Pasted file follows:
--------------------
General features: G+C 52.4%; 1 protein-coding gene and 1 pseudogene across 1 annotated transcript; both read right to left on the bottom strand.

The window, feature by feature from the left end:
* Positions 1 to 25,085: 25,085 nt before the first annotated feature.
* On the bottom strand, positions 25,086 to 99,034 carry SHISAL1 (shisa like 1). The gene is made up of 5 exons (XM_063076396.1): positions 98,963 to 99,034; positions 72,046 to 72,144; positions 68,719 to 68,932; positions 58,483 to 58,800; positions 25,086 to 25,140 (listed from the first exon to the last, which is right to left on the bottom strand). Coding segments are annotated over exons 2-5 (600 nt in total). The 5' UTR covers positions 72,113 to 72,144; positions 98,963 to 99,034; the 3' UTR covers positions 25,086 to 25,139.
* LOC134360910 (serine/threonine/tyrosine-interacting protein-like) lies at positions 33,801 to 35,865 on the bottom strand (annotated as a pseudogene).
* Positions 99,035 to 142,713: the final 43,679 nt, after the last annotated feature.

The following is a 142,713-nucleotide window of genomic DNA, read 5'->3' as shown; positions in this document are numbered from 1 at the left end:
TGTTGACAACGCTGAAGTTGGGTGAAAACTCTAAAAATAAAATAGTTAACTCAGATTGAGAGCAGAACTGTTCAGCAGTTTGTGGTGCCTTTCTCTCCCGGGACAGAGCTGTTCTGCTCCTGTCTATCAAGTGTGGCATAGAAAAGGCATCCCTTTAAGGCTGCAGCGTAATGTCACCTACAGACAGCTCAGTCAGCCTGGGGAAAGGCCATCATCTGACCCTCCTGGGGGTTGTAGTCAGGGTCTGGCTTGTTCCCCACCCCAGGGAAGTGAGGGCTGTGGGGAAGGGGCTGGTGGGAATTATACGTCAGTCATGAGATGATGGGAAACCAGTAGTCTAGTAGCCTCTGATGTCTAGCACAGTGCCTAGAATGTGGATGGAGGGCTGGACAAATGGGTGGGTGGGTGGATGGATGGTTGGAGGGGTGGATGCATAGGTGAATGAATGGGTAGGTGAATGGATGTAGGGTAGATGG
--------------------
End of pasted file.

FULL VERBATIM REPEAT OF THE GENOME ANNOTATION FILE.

General features: G+C 52.4%; 1 protein-coding gene and 1 pseudogene across 1 annotated transcript; both read right to left on the bottom strand.

The window, feature by feature from the left end:
* Positions 1 to 25,085: 25,085 nt before the first annotated feature.
* On the bottom strand, positions 25,086 to 99,034 carry SHISAL1 (shisa like 1). The gene is made up of 5 exons (XM_063076396.1): positions 98,963 to 99,034; positions 72,046 to 72,144; positions 68,719 to 68,932; positions 58,483 to 58,800; positions 25,086 to 25,140 (listed from the first exon to the last, which is right to left on the bottom strand). Coding segments are annotated over exons 2-5 (600 nt in total). The 5' UTR covers positions 72,113 to 72,144; positions 98,963 to 99,034; the 3' UTR covers positions 25,086 to 25,139.
* LOC134360910 (serine/threonine/tyrosine-interacting protein-like) lies at positions 33,801 to 35,865 on the bottom strand (annotated as a pseudogene).
* Positions 99,035 to 142,713: the final 43,679 nt, after the last annotated feature.

The following is a 142,713-nucleotide window of genomic DNA, read 5'->3' as shown; positions in this document are numbered from 1 at the left end:
TGTTGACAACGCTGAAGTTGGGTGAAAACTCTAAAAATAAAATAGTTAACTCAGATTGAGAGCAGAACTGTTCAGCAGTTTGTGGTGCCTTTCTCTCCCGGGACAGAGCTGTTCTGCTCCTGTCTATCAAGTGTGGCATAGAAAAGGCATCCCTTTAAGGCTGCAGCGTAATGTCACCTACAGACAGCTCAGTCAGCCTGGGGAAAGGCCATCATCTGACCCTCCTGGGGGTTGTAGTCAGGGTCTGGCTTGTTCCCCACCCCAGGGAAGTGAGGGCTGTGGGGAAGGGGCTGGTGGGAATTATACGTCAGTCATGAGATGATGGGAAACCAGTAGTCTAGTAGCCTCTGATGTCTAGCACAGTGCCTAGAATGTGGATGGAGGGCTGGACAAATGGGTGGGTGGGTGGATGGATGGTTGGAGGGGTGGATGCATAGGTGAATGAATGGGTAGGTGAATGGATGTAGGGTAGATGG